Political partying and proxies: a rally two days before Madagascar votes

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Shot1Here, Brian Klaas brings us an update from Antananarivo, Madagascar, two days before elections begin. If the international community thought that proxies would reduce the ‘turf war’ around the election, they were greatly mistaken.


This Friday, Madagascar heads to the polls to elect a new president and a new parliament.  The election is the first major step out of the never-ending ‘transition’ that began in 2009 when Andry Rajoelina, a radio DJ turned mayor, toppled Marc Ravalomanana, a dairy magnate turned president, in a military coup d’état.

Those two figures dominate Malagasy politics, but neither is running for president—at least not directly.  Instead, they have put forth proxy candidates in their stead as part of an internationally brokered deal to end the impasse.  Dr. Jean-Louis Robinson, a former Ravalomanana Minister and WHO official, is standing in place of his former boss.  Hery Rajaonarimampianina, the Minister of Budget and Finance for the post-coup regime, is standing in place of President of the Transition, Rajoelina.

Today, I attended the final rally, or ‘Faradoboka’, for Dr. Jean-Louis Robinson in Antananarivo, the buzzing, vibrant, and deeply impoverished capital. The rally comes at a time when it is unclear what will happen on election day, as fears of fraud threaten to overshadow the vote.  It is even less clear what will happen after the election, as neither candidate is remotely likely to simply roll over and accept defeat in a political context where losers almost inevitably face exile or prison.

Today, however, in spite of storm clouds looming, the atmosphere was electric. At the Coliseum, on the outskirts of the capital, this was more of a party than a rally.  About 15,000 Malagasy clad in free Robinson t-shirts and hats danced to high-energy music while waving Robinson flags, banging inflatable tubes together, and blowing whistles.  One particularly enthusiastic young man stuffed one of the inflatable tubes down the back of his trousers, imitating the tail of the island’s famous lemurs while swaying to the music.  Madgascar’s largest pop star brought the crowd to a frenzy, decibels rising to an incredible crescendo when the graying candidate himself arrived center stage, dancing and waving his straw hat in time with the beat.

The political side of the festivities was apparent.  Robinson’s face was on every item and a turf battle is clearly brewing—especially if Ravalomanana’s proxy wins.

Many of the vans that brought the throngs to the Coliseum through snail-paced traffic clogged by the exploding number of campaign vehicles featured two images—one of Robinson and one of his sponsor, Ravalomanana.  The latter were three times the size and much more prominently placed—a curiosity given that Robinson may become president in the coming weeks, while Ravalomanana remains in exile in Johannesburg.

Carrying on that trend, Ravalomanana’s name was invoked during the introduction speech twice as much as  Robinson’s.  The link was even made explicit.  ‘We have to win so that we can bring him [Ravalomanana] back! We have to win the legislative election so we can make his [Ravalomanana’s] wife the next prime minister.’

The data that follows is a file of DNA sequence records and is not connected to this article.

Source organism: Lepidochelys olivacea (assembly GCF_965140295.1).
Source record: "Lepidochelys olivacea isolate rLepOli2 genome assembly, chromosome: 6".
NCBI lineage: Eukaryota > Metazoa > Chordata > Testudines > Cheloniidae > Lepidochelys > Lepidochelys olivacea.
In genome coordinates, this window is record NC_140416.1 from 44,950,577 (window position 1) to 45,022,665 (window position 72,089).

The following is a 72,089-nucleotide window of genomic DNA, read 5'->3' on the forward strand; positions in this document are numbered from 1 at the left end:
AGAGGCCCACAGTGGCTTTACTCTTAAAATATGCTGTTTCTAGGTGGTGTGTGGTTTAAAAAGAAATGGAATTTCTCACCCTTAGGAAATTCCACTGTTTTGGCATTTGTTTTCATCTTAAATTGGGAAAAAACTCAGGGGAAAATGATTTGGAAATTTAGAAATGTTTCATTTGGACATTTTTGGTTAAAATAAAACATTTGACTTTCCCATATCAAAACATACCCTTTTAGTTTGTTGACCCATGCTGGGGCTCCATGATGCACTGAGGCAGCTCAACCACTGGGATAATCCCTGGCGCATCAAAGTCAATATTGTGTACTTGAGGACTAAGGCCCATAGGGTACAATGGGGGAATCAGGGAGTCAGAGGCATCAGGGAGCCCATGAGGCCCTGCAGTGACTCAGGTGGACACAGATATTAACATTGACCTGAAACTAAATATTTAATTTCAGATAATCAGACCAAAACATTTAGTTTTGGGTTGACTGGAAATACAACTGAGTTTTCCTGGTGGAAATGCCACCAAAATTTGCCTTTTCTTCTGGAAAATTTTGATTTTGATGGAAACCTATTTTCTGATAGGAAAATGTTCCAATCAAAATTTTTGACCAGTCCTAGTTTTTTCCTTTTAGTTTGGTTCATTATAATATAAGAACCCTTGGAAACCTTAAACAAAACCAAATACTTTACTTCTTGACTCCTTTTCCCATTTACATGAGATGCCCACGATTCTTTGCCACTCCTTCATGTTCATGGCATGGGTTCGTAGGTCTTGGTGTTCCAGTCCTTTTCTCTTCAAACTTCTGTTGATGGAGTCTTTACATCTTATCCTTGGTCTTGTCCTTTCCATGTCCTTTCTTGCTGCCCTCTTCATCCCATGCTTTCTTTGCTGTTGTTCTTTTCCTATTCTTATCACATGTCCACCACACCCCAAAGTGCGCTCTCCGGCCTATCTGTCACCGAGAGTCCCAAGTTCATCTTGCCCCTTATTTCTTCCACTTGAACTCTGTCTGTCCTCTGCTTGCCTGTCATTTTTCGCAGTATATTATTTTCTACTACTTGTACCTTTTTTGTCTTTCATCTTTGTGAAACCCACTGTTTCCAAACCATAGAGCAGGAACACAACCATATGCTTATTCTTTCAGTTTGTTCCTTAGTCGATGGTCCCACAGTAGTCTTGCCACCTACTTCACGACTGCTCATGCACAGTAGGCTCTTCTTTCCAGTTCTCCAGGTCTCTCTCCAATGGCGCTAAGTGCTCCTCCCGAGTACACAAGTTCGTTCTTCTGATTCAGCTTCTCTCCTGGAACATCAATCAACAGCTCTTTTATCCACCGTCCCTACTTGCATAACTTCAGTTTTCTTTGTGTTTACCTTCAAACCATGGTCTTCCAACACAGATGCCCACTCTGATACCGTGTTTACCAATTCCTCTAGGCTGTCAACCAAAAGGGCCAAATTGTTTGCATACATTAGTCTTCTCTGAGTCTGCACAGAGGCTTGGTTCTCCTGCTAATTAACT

Those that hoped a proxy war could cool tensions will be disappointed.  Ravalomanana and Rajoelina, bitter rivals, are not on the ballot—but they might as well be.  Each proxy candidate insists that they are independent.  Robinson recently proclaimed: ‘I am not a marionette!’  Today’s rally gave the opposite impression. When Robinson finished speaking, he played a video from Ravalomanana, recorded for the occasion in South Africa.

The party atmosphere was, unsurprisingly, dominated by style rather than political substance.  This was about riling up the base and turning out the vote.  Yet today’s rally was not that different from the rest of the campaign, which has consisted of speakers mounted on vehicles blaring simple messages telling people to vote for this candidate or that one, while Malagasy teens dance enthusiastically, standing in the pickup truck’s cargo bed.

Robinson’s rival, Hery Rajaonarimampianina, known colloquially as Hery Vaovao (translated as New Forces, but also a play on words with his first name) uses similar campaign visibility tactics.  However, he has come up with an innovation—plastering his face on a three-meter-tall balloon tethered to an equally loud truck, fitted with deafening speakers.  One must admit, however, that he would look more attractive if his face were not stretched and contorted comically across the oversized balloon.

The campaign has not progressed much beyond dueling spectacles.  Malagasy politics are not based on policy, and few would claim that they are voting based on anything other than patronage and personality. Today’s vignettes of political strategy—balloons, dancing, and blaring music—are comical, but unfortunately, the comedy may turn tragic if Madagascar does not manage to pull itself out of desperate poverty by building democracy and pursuing development.

That won’t happen overnight, as Madagascar votes.  There are severe risks that the celebratory atmosphere from the Faradoboka could be replaced by mass street demonstrations, forced exile for the loser, or something worse—Madagascar is no stranger to military coups d’état or other post-electoral crises.

Let’s hope, however, that the singing, dancing, whistle-blowing continues among the Malagasy people, and not just the winner of Friday’s election, as the country attempts to close a dark chapter in its history and open a brighter one.

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